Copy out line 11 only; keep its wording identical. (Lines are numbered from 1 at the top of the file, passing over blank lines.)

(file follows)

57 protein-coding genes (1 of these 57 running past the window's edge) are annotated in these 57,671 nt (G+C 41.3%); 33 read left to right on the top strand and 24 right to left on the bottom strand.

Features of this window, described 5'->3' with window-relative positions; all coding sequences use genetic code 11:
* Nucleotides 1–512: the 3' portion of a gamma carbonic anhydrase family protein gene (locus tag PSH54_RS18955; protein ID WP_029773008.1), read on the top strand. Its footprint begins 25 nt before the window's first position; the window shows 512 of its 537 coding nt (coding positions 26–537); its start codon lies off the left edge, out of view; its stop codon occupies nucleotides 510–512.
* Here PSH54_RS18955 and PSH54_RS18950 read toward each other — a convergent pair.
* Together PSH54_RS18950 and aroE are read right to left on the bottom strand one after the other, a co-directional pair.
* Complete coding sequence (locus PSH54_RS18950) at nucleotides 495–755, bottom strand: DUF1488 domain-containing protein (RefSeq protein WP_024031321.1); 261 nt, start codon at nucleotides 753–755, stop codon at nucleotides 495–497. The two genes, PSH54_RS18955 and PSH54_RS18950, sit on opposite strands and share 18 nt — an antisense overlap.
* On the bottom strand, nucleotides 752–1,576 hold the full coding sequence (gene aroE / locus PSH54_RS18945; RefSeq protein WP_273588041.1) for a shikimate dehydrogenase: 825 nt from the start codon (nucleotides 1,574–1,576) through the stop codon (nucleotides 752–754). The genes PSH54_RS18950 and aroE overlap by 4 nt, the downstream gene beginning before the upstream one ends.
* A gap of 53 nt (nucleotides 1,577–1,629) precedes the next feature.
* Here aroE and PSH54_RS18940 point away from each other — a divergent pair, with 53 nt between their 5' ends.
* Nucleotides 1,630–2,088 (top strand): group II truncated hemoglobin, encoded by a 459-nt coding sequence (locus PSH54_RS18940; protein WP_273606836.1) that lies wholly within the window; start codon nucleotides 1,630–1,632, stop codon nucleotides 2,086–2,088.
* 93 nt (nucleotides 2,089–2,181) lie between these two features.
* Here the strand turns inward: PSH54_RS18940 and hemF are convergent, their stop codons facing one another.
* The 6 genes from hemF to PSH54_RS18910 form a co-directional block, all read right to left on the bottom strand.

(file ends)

* 93 nt (nucleotides 2,089–2,181) lie between these two features.